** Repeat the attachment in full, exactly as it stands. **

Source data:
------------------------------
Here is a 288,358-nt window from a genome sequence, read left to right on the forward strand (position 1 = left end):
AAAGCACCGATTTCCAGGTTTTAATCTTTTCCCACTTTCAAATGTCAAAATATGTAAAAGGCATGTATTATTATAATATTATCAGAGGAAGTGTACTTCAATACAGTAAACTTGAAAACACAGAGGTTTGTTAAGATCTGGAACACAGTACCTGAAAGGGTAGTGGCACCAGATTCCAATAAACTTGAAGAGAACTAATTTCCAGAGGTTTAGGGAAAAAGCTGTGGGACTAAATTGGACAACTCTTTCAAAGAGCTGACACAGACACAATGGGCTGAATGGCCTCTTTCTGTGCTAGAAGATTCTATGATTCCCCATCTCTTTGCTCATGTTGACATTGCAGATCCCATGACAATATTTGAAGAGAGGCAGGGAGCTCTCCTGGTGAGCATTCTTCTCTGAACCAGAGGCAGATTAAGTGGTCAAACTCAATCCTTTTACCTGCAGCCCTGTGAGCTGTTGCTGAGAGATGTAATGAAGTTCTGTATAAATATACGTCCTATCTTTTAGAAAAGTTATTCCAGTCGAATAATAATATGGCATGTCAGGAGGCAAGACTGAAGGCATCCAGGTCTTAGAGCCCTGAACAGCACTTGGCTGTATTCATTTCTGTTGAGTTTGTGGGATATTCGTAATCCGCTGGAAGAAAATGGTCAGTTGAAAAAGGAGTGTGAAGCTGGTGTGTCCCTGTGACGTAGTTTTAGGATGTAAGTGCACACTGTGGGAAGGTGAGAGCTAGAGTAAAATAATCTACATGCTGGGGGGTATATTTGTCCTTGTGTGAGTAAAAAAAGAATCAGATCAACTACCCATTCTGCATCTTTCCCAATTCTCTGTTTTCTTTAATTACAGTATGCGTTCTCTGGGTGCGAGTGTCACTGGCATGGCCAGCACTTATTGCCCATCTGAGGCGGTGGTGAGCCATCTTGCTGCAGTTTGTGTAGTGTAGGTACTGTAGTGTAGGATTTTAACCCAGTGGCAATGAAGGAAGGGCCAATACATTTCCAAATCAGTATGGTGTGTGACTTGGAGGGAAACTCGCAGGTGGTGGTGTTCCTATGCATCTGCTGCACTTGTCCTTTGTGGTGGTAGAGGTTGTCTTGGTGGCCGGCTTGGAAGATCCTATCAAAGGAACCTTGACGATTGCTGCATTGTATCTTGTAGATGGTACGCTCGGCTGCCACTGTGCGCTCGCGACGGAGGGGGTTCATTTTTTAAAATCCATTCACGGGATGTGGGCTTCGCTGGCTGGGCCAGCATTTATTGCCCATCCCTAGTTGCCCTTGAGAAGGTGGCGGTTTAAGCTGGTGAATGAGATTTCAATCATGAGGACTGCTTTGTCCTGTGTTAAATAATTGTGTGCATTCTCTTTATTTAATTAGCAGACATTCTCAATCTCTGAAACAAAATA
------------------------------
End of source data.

Here is a 288,358-nt window from a genome sequence, read left to right on the forward strand (position 1 = left end):
AAAGCACCGATTTCCAGGTTTTAATCTTTTCCCACTTTCAAATGTCAAAATATGTAAAAGGCATGTATTATTATAATATTATCAGAGGAAGTGTACTTCAATACAGTAAACTTGAAAACACAGAGGTTTGTTAAGATCTGGAACACAGTACCTGAAAGGGTAGTGGCACCAGATTCCAATAAACTTGAAGAGAACTAATTTCCAGAGGTTTAGGGAAAAAGCTGTGGGACTAAATTGGACAACTCTTTCAAAGAGCTGACACAGACACAATGGGCTGAATGGCCTCTTTCTGTGCTAGAAGATTCTATGATTCCCCATCTCTTTGCTCATGTTGACATTGCAGATCCCATGACAATATTTGAAGAGAGGCAGGGAGCTCTCCTGGTGAGCATTCTTCTCTGAACCAGAGGCAGATTAAGTGGTCAAACTCAATCCTTTTACCTGCAGCCCTGTGAGCTGTTGCTGAGAGATGTAATGAAGTTCTGTATAAATATACGTCCTATCTTTTAGAAAAGTTATTCCAGTCGAATAATAATATGGCATGTCAGGAGGCAAGACTGAAGGCATCCAGGTCTTAGAGCCCTGAACAGCACTTGGCTGTATTCATTTCTGTTGAGTTTGTGGGATATTCGTAATCCGCTGGAAGAAAATGGTCAGTTGAAAAAGGAGTGTGAAGCTGGTGTGTCCCTGTGACGTAGTTTTAGGATGTAAGTGCACACTGTGGGAAGGTGAGAGCTAGAGTAAAATAATCTACATGCTGGGGGGTATATTTGTCCTTGTGTGAGTAAAAAAAGAATCAGATCAACTACCCATTCTGCATCTTTCCCAATTCTCTGTTTTCTTTAATTACAGTATGCGTTCTCTGGGTGCGAGTGTCACTGGCATGGCCAGCACTTATTGCCCATCTGAGGCGGTGGTGAGCCATCTTGCTGCAGTTTGTGTAGTGTAGGTACTGTAGTGTAGGATTTTAACCCAGTGGCAATGAAGGAAGGGCCAATACATTTCCAAATCAGTATGGTGTGTGACTTGGAGGGAAACTCGCAGGTGGTGGTGTTCCTATGCATCTGCTGCACTTGTCCTTTGTGGTGGTAGAGGTTGTCTTGGTGGCCGGCTTGGAAGATCCTATCAAAGGAACCTTGACGATTGCTGCATTGTATCTTGTAGATGGTACGCTCGGCTGCCACTGTGCGCTCGCGACGGAGGGGGTTCATTTTTTAAAATCCATTCACGGGATGTGGGCTTCGCTGGCTGGGCCAGCATTTATTGCCCATCCCTAGTTGCCCTTGAGAAGGTGGCGGTTTAAGCTGGTGAATGAGATTTCAATCATGAGGACTGCTTTGTCCTGTGTTAAATAATTGTGTGCATTCTCTTTATTTAATTAGCAGACATTCTCAATCTCTGAAACAAAATA